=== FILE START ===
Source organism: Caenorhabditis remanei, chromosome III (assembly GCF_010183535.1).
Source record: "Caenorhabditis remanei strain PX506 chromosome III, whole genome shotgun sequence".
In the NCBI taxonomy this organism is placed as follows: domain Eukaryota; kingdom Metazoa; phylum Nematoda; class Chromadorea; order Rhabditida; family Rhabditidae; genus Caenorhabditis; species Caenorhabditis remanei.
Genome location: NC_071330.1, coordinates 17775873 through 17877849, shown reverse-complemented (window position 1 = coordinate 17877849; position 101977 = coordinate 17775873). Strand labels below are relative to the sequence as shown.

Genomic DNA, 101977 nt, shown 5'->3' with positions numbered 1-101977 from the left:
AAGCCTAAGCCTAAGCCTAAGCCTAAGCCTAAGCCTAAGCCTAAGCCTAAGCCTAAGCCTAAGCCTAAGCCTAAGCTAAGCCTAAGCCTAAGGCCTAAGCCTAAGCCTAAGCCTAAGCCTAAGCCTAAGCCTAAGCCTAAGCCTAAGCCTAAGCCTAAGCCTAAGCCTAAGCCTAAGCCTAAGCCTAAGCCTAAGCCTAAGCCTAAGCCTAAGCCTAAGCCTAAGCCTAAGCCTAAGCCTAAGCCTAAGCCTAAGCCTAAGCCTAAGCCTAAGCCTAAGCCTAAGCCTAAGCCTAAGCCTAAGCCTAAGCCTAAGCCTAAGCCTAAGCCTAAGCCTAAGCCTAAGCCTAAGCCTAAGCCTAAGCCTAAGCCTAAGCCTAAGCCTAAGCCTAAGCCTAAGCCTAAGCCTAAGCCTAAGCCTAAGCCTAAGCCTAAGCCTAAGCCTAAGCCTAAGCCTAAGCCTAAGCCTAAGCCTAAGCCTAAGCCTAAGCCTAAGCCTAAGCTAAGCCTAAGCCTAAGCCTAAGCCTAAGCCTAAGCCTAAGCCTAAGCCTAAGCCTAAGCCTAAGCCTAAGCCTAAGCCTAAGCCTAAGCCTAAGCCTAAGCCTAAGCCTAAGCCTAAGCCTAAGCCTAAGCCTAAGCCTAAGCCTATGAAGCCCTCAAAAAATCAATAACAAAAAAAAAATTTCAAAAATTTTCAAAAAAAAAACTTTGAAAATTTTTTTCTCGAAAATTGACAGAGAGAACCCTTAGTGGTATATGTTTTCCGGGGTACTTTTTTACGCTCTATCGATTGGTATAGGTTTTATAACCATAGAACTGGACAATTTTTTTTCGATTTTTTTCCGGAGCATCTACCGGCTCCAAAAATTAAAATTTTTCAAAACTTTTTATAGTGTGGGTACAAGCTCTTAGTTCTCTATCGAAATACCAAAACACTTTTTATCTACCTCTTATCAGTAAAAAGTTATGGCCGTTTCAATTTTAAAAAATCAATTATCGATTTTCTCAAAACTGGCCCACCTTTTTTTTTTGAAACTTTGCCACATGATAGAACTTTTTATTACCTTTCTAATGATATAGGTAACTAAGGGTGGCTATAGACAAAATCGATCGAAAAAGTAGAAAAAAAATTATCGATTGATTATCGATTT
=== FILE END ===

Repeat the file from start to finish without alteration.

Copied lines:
Source organism: Caenorhabditis remanei, chromosome III (assembly GCF_010183535.1).
Source record: "Caenorhabditis remanei strain PX506 chromosome III, whole genome shotgun sequence".
In the NCBI taxonomy this organism is placed as follows: domain Eukaryota; kingdom Metazoa; phylum Nematoda; class Chromadorea; order Rhabditida; family Rhabditidae; genus Caenorhabditis; species Caenorhabditis remanei.
Genome location: NC_071330.1, coordinates 17775873 through 17877849, shown reverse-complemented (window position 1 = coordinate 17877849; position 101977 = coordinate 17775873). Strand labels below are relative to the sequence as shown.

Genomic DNA, 101977 nt, shown 5'->3' with positions numbered 1-101977 from the left:
AAGCCTAAGCCTAAGCCTAAGCCTAAGCCTAAGCCTAAGCCTAAGCCTAAGCCTAAGCCTAAGCCTAAGCCTAAGCTAAGCCTAAGCCTAAGGCCTAAGCCTAAGCCTAAGCCTAAGCCTAAGCCTAAGCCTAAGCCTAAGCCTAAGCCTAAGCCTAAGCCTAAGCCTAAGCCTAAGCCTAAGCCTAAGCCTAAGCCTAAGCCTAAGCCTAAGCCTAAGCCTAAGCCTAAGCCTAAGCCTAAGCCTAAGCCTAAGCCTAAGCCTAAGCCTAAGCCTAAGCCTAAGCCTAAGCCTAAGCCTAAGCCTAAGCCTAAGCCTAAGCCTAAGCCTAAGCCTAAGCCTAAGCCTAAGCCTAAGCCTAAGCCTAAGCCTAAGCCTAAGCCTAAGCCTAAGCCTAAGCCTAAGCCTAAGCCTAAGCCTAAGCCTAAGCCTAAGCCTAAGCCTAAGCCTAAGCCTAAGCCTAAGCCTAAGCCTAAGCCTAAGCCTAAGCCTAAGCCTAAGCTAAGCCTAAGCCTAAGCCTAAGCCTAAGCCTAAGCCTAAGCCTAAGCCTAAGCCTAAGCCTAAGCCTAAGCCTAAGCCTAAGCCTAAGCCTAAGCCTAAGCCTAAGCCTAAGCCTAAGCCTAAGCCTAAGCCTAAGCCTAAGCCTATGAAGCCCTCAAAAAATCAATAACAAAAAAAAAATTTCAAAAATTTTCAAAAAAAAAACTTTGAAAATTTTTTTCTCGAAAATTGACAGAGAGAACCCTTAGTGGTATATGTTTTCCGGGGTACTTTTTTACGCTCTATCGATTGGTATAGGTTTTATAACCATAGAACTGGACAATTTTTTTTCGATTTTTTTCCGGAGCATCTACCGGCTCCAAAAATTAAAATTTTTCAAAACTTTTTATAGTGTGGGTACAAGCTCTTAGTTCTCTATCGAAATACCAAAACACTTTTTATCTACCTCTTATCAGTAAAAAGTTATGGCCGTTTCAATTTTAAAAAATCAATTATCGATTTTCTCAAAACTGGCCCACCTTTTTTTTTTGAAACTTTGCCACATGATAGAACTTTTTATTACCTTTCTAATGATATAGGTAACTAAGGGTGGCTATAGACAAAATCGATCGAAAAAGTAGAAAAAAAATTATCGATTGATTATCGATTT